I remember playing multiple sports as a kid. I played baseball most of my life with some moderate success, which I balanced out with utter failure at basketball, tennis, and probably a couple other efforts I've managed to block from my mind. What I don't remember, however, was having a schedule as loaded down as most of the kids we teach at The Dojo now. It seems like kids are always leaving to go to the next practice or coming in from some other lesson, and it brings the question up of why karate specifically is such a critical component of kids' success, with so many other things on their plates. Karate at The Dojo, unlike so many other activities, has the ability to stimulate and grow kids on three levels - physically, mentally, and emotionally.
The most important tool a kid will ever learn to use is their own body. By starting with a sport or activity like karate (or dance, or gymnastics, or swimming, or a host of other activities), kids learn to manipulate themselves in space before having to contend with any other element like a ball or a bat. They gain an understanding of where they are in that space, how they are positioned, how their limbs are moving and can move, and an awareness of what their body can do at any given moment in any given position. If you take a kid who hasn't mastered that basic skill and tell them that they have to move themselves to move a bat to hit a moving ball, that's a losing proposition. That kid doesn't even know how his own body works, and now has to pilot it to accomplish a very difficult task. The same could be said for dribbling a basketball or soccer ball or for swinging a tennis racket or lacrosse stick to hit or catch a ball. That isn't to say that there isn't value to all of these sports, just that a kid's ability to perform them can be drastically improved by building a foundation of controlling their own body first. The strength, agility, flexibility, and coordination developed in karate will pay massive dividends in any sport a kid decides to try later on.
At The Dojo, we tell every parent that part of our program is learning to fail and get back up. We teach kids that failure is part of learning, and that it's overcoming that failure, learning from it, and coming back stronger that really develops a person. Students rarely see curriculum and test on it the first time without some constructive feedback for what they can improve on before receiving the stripe on their belt for that material. This isn't to discourage them; in fact, quite the opposite. Here's why: We quantify all of our stripes at The Dojo, meaning nothing is left to the interpretation or judgement of the instructor. Students know what the test will be before they attempt it and understand why they fell short if they don't meet the standard. Sometimes they walk away disappointed, and I'm okay with that. What I'm not okay with is a kid walking away disappointed and confused about what they can improve on. Without clear guidance, they will be frustrated. With a clear, objective standard, they will be motivated. And it's that motivation that leads to improvement and the mental toughness to face the real adversity life presents. Because I'd much rather have a student experience failure in this environment and then know how to handle it when life throws them a curveball for real than to have their hand held and not know how to overcome the challenges that life inevitably brings.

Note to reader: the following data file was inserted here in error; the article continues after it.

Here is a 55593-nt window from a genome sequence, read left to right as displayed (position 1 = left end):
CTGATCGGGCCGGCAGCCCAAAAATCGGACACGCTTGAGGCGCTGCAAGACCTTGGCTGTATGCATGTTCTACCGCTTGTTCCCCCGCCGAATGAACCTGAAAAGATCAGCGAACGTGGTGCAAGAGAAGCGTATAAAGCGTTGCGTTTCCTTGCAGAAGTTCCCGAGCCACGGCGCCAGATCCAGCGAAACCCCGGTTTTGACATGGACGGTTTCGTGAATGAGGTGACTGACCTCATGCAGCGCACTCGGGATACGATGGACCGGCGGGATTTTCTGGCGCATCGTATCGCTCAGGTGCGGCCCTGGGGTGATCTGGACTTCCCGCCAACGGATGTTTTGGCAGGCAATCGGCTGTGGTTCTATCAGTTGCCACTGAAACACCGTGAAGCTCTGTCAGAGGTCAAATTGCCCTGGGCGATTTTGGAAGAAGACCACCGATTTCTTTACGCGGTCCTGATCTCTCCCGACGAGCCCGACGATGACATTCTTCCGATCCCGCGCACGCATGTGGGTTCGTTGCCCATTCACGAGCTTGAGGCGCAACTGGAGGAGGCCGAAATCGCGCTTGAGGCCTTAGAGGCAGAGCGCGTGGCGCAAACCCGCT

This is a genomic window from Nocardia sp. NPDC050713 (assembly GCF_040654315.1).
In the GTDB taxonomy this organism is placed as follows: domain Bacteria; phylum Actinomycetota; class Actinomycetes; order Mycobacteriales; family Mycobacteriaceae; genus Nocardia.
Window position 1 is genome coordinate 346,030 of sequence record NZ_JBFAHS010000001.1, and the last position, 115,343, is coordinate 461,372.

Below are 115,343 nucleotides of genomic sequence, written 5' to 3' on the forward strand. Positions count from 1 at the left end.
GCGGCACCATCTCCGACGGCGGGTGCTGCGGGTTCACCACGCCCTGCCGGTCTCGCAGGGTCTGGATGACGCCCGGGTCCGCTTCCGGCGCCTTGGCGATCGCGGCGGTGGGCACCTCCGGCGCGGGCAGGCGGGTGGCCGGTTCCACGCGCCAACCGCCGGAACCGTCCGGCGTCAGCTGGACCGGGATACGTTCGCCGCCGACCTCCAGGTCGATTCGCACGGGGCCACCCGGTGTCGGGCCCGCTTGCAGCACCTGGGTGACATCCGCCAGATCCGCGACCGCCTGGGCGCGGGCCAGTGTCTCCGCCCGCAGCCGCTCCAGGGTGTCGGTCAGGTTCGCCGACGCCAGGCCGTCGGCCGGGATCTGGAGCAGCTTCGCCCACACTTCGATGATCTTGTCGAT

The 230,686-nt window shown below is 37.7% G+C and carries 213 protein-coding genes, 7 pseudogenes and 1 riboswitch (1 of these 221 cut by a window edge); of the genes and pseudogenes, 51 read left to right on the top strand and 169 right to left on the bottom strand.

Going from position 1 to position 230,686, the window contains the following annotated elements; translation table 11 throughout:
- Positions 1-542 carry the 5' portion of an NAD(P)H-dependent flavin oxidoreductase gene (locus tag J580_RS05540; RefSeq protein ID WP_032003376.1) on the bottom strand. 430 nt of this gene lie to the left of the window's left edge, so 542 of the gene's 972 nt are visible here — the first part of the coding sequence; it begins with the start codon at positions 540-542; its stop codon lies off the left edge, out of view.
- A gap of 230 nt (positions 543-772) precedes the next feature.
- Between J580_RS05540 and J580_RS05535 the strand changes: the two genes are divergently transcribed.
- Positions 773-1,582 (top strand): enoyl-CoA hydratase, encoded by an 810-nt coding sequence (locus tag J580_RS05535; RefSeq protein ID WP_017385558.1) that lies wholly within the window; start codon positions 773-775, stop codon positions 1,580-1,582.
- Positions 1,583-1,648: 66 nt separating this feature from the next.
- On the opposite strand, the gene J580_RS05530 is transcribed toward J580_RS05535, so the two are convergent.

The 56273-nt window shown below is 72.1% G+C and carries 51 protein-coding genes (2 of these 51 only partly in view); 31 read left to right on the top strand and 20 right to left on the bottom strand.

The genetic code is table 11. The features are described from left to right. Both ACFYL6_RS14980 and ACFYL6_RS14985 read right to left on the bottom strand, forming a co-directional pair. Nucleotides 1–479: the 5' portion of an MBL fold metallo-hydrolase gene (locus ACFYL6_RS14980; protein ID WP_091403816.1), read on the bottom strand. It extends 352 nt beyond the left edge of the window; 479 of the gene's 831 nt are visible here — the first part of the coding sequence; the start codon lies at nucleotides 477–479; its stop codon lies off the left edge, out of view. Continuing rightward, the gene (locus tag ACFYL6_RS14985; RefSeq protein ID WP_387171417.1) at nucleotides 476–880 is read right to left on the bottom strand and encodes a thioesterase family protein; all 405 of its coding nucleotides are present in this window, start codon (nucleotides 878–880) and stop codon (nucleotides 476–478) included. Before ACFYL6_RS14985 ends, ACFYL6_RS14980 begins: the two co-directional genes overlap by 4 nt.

At The Dojo, we subscribe to the idea of "comfort, confirm, and challenge." What that means is simple: We strive to provide a comfortable environment for our students and their families. We keep the facility clean, make the place feel like home, and allow families to relax and enjoy seeing their kids in class when they are here. We keep kids comfortable by taking time to relate to them both on and off the mat. We don't just teach our students, we know them on a personal level and we coach them individually to meet their individual needs. We confirm their value to them every chance we get. That means letting them know that they did good work, catching them doing the right thing and praising them for it, and recognizing their strengths and allowing them to leverage those strengths. It also means holding them accountable to the level of effort that they are capable of - challenging them. It means motivating them through increasingly difficult workloads and throwing new and exciting goals at them. The challenge extends beyond classes - it's an expectation that they will initially think like a Black Belt: "How can I handle this situation with integrity, a good attitude, and respect for all the people involved?" Later, we ask them to act like a Black Belt and serve those around them. Simple stuff that your mama taught you - treating people the way you want to be treated. Ultimately, the goal is for them to lead like Black Belts and to set the example for not just the other people in their class at The Dojo but also for the other kids at school, at church, on sports teams, and to set the standard for how their peers should act. It's through that comfortable environment that confirms a student's value to them and challenges them to constantly be better that we see emotional development and ultimately, those Black Belt leaders.
If you're interested in learning more about our program and how karate can help your student, check us out or give us a call at (678) 209-5093